I. Preclusion Under Rule 408
Federal Rules of Evidence 408 provides, in pertinent part, that:
Alpex argues simply that the same considerations that led to the enactment of this rule, namely "the promotion of the public policy favoring the compromise and settlement of disputes," F.R.Evid. 408 advisory committee's note, compel the granting of this motion. Faced with widespread infringement of its patent over a long period of time, Alpex contends, the company followed a reasonable course of action in alerting companies it believed were infringing the patent and then attempting to negotiate a settlement or filing suit or both, as the circumstances warranted.
A. Evidence of Unsuccessful Offers to License the Patent
Nintendo counters with several different arguments. It argues first that, as to the documents relating to Alpex's licensing offers that did not result in a completed agreement, Rule 408 does not apply because no actual dispute existed at the time. Nintendo characterizes Alpex's offers to license the patent as merely the "opening gambit" in an expected negotiation and thus not protected by the privilege afforded offers to compromise. Because some of those licensing offers never received a response, Nintendo argues, no dispute could possibly have existed, and Rule 408 does not bar the admission of these offers.
Nintendo's reading of this requirement of Rule 408, however is too narrow. All that is needed for Rule 408 to apply is an actual dispute, or at least an apparent difference of opinion between the parties as to the validity of a claim. Dallis v. Aetna Life Ins. Co.,
Such a result is consistent with the underlying policy of the rule. Each case of infringement represents a potential lawsuit. By offering to settle what it viewed as meritorious infringement claims, Alpex hoped to avoid litigation, a hope it made explicit in some of the letters sent to alleged infringers. See, e.g., Nintendo App. at Exh. 3 (Letter to Answer Software Corp.: "We would prefer to resolve this matter without litigation."). This is not a case where application of Rule 408 would have the effect encouraging baseless threats of litigation. See Ullmann v. Olwine, Connelly, Chase, O'Donnell, and Weyher, 123 F.R.D. 237, 243 (S.D.Ohio 1987) (Rule 408 aims to promote dispute resolution, not threats of litigation). Alpex's belief that the companies to which it sent notices of infringement were indeed infringing on Alpex's patents implied the existence of dispute or a difference of opinion sufficient to meet the threshold requirement of Rule 408.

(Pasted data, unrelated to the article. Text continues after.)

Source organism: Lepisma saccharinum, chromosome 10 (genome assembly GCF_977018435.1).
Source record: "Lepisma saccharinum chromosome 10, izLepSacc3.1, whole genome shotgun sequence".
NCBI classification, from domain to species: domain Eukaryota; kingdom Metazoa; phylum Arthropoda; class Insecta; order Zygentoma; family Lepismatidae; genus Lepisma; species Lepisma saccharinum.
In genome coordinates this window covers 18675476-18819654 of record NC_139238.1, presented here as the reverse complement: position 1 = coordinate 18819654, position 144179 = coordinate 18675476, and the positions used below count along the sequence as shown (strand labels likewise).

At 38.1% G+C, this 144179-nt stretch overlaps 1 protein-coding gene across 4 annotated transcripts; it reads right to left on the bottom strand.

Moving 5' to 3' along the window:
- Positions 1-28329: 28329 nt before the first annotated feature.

B. Evidence Relating to Licenses Agreed to Without Litigation
Nintendo argues that none of the license agreements agreed to by Alpex without litigation is barred by Rule 408. In its view, "none of the these licenses was agreed to during litigation and none was the result of threats of imminent litigation." Rather, Nintendo argues, these licenses represent the results of ordinary business negotiations in an industry-wide licensing program, and thus Rule 408 does not apply. In support of this position, Ninetendo relies upon Big O Tire Dealers v. Goodyear Tire & Rubber Co.,
Even were this not the case, there are several other factors that distinguish the communications between Alpex and the four companies that entered into licensing agreements with Alpex without actually being sued, from the business communications at issue in Big O. First, the communications in this case took place largely between lawyers. Most of the letters alleging infringement were written by outside counsel for Alpex, a fact that suggests that Alpex believed litigation was a real possibility from the outset of its licensing efforts; many of the responses were written by lawyers for the companies accused of infringement. One court has found that the participation of outside counsel in negotiations is a relevant factor in determining whether a dispute existed for Rule 408 purposes. Olin Corp., 603 F.Supp. at 450. Second, the facts of Big O suggest that the party seeking to exclude the evidence in that case was guilty of overreaching, and that to apply Rule 408 in that situation would enable that party to succeed in strongarming an opponent. 23 C. Wright and K. Graham, Federal Practice and Procedure, § 5306, at 213-14. No evidence of similar tactics exists in this case.
C. Evidence Relating to License Agreements Reached During Litigation
The final category of documents Alpex seeks to preclude Nintendo from offering at trial pertain to the licensing agreements reached between Alpex and four other companies during ongoing litigation. Numerous Federal Circuit decisions have held that offers to license patents made during pending litigation are inadmissible under Rule 408, see, e.g., Deere & Co. v. International Harvester Co.,
II. Waiver of the Rule 408 Privilege